Living below my means is a simple act: don’t spend the money. My needs are met easily: I only need consumables, and little else. My house, as I declutter it and clear it out, has enough lovely things in it so I don’t need to buy more stuff to feel good about myself. What I have is what I like already, and I still have too many great things. Any thing I bought now would be superfluous, even if it was a wonderful piece. I was at the Heard Museum in Phoenix a couple weeks ago, and they have beautiful Navajo weavings, many that I coveted. But I didn’t buy one because I kept thinking, this one is equal to two months of hay. This one, the one I REALLY wanted, is equal to 10 months of hay.
After all my bills are paid, I see that there are still several hundred dollars in my checking account, and my savings account still has money in it. I have to buy hay this weekend, which will diminish the cash, but I’ll still have something in there to carry me through to my next pay check. This one thing is a huge success for me. I hope I can stick to it.
This goal is elusive. I am working on living within my needs, but my means are still too low. Clearly my needs are too high for my means. I need to figure out how to make this goal a reality.
I have to do a bit of grocery shopping and return something, then buy a shovel and a quail block, but this weekend will pretty much be a stay-at-home-and-work weekend. Plus, it’ll be 100 F. outside, so I won’t feel like running around. I’ll do my shopping stuff in the morning on Saturday to beat as much heat as possible.
Being bluntly honest with myself about what is within my needs and below my means, means that I have to evaluate within. What are my true priorities? What are my true joys? What are my challenges? What are my hot spots that can trip me up? I carry this in my head, and talk about it here, but I need to write this out in a more personal way.
Today as I drove to work, I shouted at the windshield, I have too many things to do! I have to go to my 55-hours a week job, take care of all the animals, keep the house clean, keep all the vehicles in running order, pay all the bills, oversee house repairs, yard work, do all the errands, cooking…. I need a wife.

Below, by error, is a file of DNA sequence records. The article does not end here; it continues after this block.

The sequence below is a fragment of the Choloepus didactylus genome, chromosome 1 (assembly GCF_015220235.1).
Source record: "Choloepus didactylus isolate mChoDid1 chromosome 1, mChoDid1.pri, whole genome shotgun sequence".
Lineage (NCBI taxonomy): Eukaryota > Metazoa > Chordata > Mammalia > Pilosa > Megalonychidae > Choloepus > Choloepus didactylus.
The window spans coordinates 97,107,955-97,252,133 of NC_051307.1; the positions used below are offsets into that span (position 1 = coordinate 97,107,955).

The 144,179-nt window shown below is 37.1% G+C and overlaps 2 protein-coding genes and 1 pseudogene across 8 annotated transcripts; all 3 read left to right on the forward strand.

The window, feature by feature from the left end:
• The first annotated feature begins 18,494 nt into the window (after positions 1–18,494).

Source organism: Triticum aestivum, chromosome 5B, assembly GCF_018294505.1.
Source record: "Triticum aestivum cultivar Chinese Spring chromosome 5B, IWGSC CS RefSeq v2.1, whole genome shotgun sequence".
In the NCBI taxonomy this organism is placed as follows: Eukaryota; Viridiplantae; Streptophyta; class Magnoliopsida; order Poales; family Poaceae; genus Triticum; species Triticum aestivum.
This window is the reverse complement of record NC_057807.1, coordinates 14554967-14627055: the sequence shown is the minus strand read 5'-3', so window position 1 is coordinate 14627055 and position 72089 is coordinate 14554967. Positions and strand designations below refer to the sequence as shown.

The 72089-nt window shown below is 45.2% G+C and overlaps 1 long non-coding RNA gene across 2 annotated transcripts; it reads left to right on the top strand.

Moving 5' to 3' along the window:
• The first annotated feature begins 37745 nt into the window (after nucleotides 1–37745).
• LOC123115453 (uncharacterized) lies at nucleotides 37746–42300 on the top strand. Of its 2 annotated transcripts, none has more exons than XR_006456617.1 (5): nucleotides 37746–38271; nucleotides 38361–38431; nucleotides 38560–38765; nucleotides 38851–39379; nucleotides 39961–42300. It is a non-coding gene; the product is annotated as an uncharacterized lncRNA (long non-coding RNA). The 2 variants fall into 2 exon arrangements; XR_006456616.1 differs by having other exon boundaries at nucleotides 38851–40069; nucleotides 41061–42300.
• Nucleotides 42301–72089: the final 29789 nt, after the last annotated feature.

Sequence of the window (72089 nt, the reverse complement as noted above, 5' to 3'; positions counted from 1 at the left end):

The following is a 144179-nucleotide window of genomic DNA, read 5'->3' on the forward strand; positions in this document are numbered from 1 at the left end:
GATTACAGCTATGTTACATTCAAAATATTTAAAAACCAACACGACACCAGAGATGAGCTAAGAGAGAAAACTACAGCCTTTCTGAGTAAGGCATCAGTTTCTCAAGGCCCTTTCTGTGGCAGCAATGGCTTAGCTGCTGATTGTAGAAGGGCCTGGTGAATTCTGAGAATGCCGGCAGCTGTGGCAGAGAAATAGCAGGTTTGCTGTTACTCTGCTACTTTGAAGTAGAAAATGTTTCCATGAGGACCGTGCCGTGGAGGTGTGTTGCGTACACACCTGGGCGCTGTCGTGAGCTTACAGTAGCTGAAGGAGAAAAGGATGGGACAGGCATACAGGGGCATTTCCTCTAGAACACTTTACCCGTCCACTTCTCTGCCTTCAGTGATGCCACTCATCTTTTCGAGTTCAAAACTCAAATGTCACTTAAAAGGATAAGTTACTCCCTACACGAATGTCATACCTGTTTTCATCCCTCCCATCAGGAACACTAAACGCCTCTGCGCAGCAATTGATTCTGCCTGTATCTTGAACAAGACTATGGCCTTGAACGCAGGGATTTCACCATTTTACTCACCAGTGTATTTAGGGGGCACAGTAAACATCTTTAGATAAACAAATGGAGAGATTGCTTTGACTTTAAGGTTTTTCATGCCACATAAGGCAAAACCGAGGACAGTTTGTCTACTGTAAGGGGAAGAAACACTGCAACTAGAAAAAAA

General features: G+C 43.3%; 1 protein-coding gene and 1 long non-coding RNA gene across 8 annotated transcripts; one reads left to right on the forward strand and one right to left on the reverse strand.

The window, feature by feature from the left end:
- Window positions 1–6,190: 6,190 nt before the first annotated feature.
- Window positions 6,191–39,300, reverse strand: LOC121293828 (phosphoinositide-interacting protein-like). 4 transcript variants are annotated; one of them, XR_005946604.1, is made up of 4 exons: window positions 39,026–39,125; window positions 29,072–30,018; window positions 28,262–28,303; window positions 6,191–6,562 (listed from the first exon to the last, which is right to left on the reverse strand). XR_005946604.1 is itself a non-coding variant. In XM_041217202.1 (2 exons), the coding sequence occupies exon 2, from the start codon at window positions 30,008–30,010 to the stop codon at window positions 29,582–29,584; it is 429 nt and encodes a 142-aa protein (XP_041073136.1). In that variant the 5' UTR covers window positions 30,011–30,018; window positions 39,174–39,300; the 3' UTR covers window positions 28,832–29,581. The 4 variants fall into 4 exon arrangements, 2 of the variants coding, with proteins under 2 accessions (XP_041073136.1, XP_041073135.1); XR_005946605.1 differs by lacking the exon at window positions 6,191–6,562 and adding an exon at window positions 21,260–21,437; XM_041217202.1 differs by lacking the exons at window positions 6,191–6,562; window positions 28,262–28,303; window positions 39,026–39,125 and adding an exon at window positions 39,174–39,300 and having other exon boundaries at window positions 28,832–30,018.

Plus I would like to do some things like sleep, relax, read, write, exercise, be social with friends and family….
On top of it all, my finances are getting worse. So I know I have to reduce my expenses and my responsibilities. I think this year is clean-up, tie loose ends year. But it is still very difficult trying to do it all by myself, and expensive in money, time, energy, peace of mind.
I realize this goal isn’t just having to do with money, but with lifestyle. Means = resources that are not just financial. Needs = not just physical, but spiritual, mental, psychological, as well.
I have a goal to spend no money this weekend. Not a penny. Let’s see how it goes.
Ack. I am spending money I don’t have. Anyway, there are things that MUST be done, so I am “borrowing” the money to get my swamp cooler fixed and to get my car fixed. These are needs and must be done. I keep believing there will come a respite so I can pay these debts before new problems arise. I believe this. I will pray for it.
I had to buy a new battery for my car this weekend, but if I hadn’t saved money from three weeks ago for emergencies, I would have had to charge it and pay an additional $50. Since I had cash, it was $50 cheaper. I could have frittered away the money buying stuff I didn’t need, or having fun – which I need, but must find in free ways right now. Having saved the $50, I was able to get rabies and yearly vaccines for 2 dogs and a cat, with an additional $10 kicked in. I enjoy living frugally, as I have most of my life, but recently I elevated it to a higher level; it is a more refined frugality from before.
I am getting as much excitement out of spending less money as I used to get when I was spending it. Lately I am having a lot of big expenses, and more coming up this week. Still, it’s okay. Better than going to the casino, or buying a lot of fancy lunches, or buying shoes or tops, or making car payments, or drinking $20 bottles of wine, etc. I’ll pay car insurance. I’ll get my older vehicle fixed. I’ll pay to have new double-pane windows put into my house. I’ll pay to have a new back door put on my house. I’ll “invest” my money in things that improve the quality of my life in long-term and dramatic ways. These things four things will actually enhance my life and save me money in the long run.
I stayed home and worked on my house. It was great! My needs are simple today, and my means is untouched.